Reducing stigma. By educating yourself and your family on mental health, you contribute to breaking down the stigma associated with mental illness. This creates an environment where seeking help and talking about mental health are normalized.

Crisis management. In a foreign country, finding immediate mental health support can be challenging. Mental Health First Aiders can provide crucial support and guidance during times of crisis until professional assistance is available.

Building stronger families. Open discussions about mental health strengthen the family unit, ensuring that every member knows they have support and understanding.

It is gratifying to know as an MHFA volunteer that there is a wide variety of support services and resources available through the State Department.

Resources at State

The Global Community Liaison Office (GCLO) offers on its public-facing website a comprehensive list of resources and services to support employees and their family members while on overseas and domestic assignments. Visit the GCLO List of Federal Agencies’ Employee Assistance Programs (EAP) webpage or contact

The list includes the WorkLife4You (WL4Y) program, a DoS paid benefit program, that GCLO describes as the Department of State’s “24/7 comprehensive and confidential resource and referral service for employees and their family members.” WL4Y provides free 24/7 education and referral services that help State employees and family members find the programs, providers, information, and resources they need to manage personal and professional responsibilities.

Counselors will help determine what services are needed and available and refer to appropriate providers. Call them for personalized assistance, read articles and educational guides on their website, order topic-related kits, engage in monthly live talks, watch webinars and listen to audio programs, or ask for a free in-person elder care assessment from a qualified professional care manager.

By educating yourself and your family on mental health, you contribute to breaking down the stigma associated with mental illness.

Another excellent resource is Employee Consultation Services (ECS) in the Bureau of Medical Services (MED). According to State’s webpage, ECS “offers free, confidential counseling with professional clinicians to eligible Department of State employees and family members. They can assist with job stress, marital and relationship matters, parent and child dynamics, single parent and blended family concerns, school adjustment, elderly parent concerns, separation, loss and grief, acute and chronic medical illness, depression, anxiety, and other emotional or mental health challenges, financial concerns, life transitions, new career/retirement issues, and pre–post departure and reentry concerns.” Additional information is available in this ECS video on suicide prevention. Contact ECS at or call (202) 634-4874.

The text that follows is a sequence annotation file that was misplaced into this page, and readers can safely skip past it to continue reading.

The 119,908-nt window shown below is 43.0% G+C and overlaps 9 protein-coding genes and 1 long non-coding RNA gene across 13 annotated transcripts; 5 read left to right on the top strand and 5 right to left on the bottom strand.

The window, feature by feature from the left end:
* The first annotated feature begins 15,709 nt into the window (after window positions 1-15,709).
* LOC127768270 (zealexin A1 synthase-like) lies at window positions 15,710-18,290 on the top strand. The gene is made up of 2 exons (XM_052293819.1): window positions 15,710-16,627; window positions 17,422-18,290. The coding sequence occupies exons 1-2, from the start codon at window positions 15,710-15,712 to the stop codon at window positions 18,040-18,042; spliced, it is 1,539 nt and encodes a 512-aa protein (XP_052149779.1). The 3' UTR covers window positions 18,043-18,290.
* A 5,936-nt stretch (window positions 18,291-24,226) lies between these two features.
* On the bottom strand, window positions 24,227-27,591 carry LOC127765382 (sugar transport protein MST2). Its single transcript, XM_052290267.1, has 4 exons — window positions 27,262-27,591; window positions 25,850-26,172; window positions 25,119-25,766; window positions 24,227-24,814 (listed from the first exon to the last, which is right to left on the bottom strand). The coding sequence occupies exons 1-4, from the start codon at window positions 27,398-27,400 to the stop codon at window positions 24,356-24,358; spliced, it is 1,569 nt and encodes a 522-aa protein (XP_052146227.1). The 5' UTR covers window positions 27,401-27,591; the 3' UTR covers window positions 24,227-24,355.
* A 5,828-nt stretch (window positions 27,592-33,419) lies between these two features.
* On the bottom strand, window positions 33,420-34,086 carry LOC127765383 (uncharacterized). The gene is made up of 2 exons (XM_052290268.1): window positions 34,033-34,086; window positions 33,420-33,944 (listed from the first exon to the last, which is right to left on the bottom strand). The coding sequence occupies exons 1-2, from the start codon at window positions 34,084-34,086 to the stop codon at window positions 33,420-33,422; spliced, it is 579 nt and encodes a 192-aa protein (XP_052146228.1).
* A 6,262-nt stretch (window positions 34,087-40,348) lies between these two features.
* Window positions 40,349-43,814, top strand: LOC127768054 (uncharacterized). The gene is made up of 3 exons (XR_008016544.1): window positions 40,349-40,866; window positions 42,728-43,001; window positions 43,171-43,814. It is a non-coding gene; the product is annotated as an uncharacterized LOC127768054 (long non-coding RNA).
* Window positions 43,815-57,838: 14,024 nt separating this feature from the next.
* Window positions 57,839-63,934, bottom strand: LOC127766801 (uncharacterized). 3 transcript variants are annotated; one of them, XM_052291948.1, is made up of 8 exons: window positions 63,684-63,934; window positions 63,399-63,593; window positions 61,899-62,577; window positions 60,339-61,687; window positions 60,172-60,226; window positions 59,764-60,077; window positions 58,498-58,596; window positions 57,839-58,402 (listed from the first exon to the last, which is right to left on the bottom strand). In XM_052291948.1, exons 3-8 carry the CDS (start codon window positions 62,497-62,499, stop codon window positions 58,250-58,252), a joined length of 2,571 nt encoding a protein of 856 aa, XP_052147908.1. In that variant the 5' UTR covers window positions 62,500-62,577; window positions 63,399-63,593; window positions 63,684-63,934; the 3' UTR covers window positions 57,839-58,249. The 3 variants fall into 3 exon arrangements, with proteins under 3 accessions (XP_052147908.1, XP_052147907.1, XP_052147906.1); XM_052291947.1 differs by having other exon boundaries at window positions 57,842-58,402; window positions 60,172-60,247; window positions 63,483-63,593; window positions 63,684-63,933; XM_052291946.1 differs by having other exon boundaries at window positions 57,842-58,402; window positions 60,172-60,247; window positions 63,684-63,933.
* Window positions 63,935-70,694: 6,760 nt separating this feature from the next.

MED also offers the Child and Family Program. The mission of the office is to work with parents to assure children’s mental health and special education needs are identified and appropriately assessed, and that an effective treatment and educational plan is established in advance of and during overseas assignments. For more information about the Child and Family Program, please reach out to them at

For those abroad, a tremendous mental health resource is the regional medical officer psychiatrist (RMOP), who is assigned overseas and responsible to provide coverage in a geographic region adjacent to their home post. According to the RMOP webpage, the program was established at the time of the Tehran hostage crisis (1979-1981) and has now grown to 24 positions, the vast majority of these located at embassy health units. RMOPs are psychiatrists (medical doctors with additional training after medical school) who can provide consultations, medicating support, and some psychotherapy.

If your post is fortunate to have an RMOP, one only needs to make an appointment through the mission health unit. However, since RMOPs serve regionally and are not physically present at most posts, those in need of their services can either seek a referral through the local health unit, schedule an appointment when the RMOPs visit individual missions in their portfolio, or reach out to them via the “RMOP by Region Phone Book,” found on the State Department intranet.

Practical Steps to Maintain Mental Well-Being

Open communication. Create an environment where family members feel safe discussing their feelings without fear of judgment.

Routine. Establish a stable routine to provide a sense of normality and security amid the changes.

Social connections. Encourage engagement with the local community, and seek out groups or clubs with shared interests to help build a new supportive network.

Self-care. Model and stress the importance of regular exercise, balanced nutrition, and sufficient sleep as foundations for good mental health.

Professional support. If in doubt, seek assistance from a mental health professional. Many offer telehealth services, which can be an excellent option for FS families posted abroad.

There are many causes for adolescent mental health challenges, including moving to a new country, which, while challenging, can also be a momentous occasion filled with opportunities for growth and learning. By prioritizing mental health, destigmatizing and normalizing mental health treatment and seeking mental health services, and becoming equipped to offer support as an MHFAider, Foreign Service families can ensure that this adventure is a positive and enriching experience for everyone.

Lia Miller, a career Foreign Service officer, has served in Armenia, Bolivia, Tunisia, Nicaragua, Oman, and Washington, D.C. She is a 2023 graduate of the Naval War College and currently serves in a faculty position focused on State Department–Defense Department foreign policy related to women, peace, and security. She is also an award-winning freelance writer.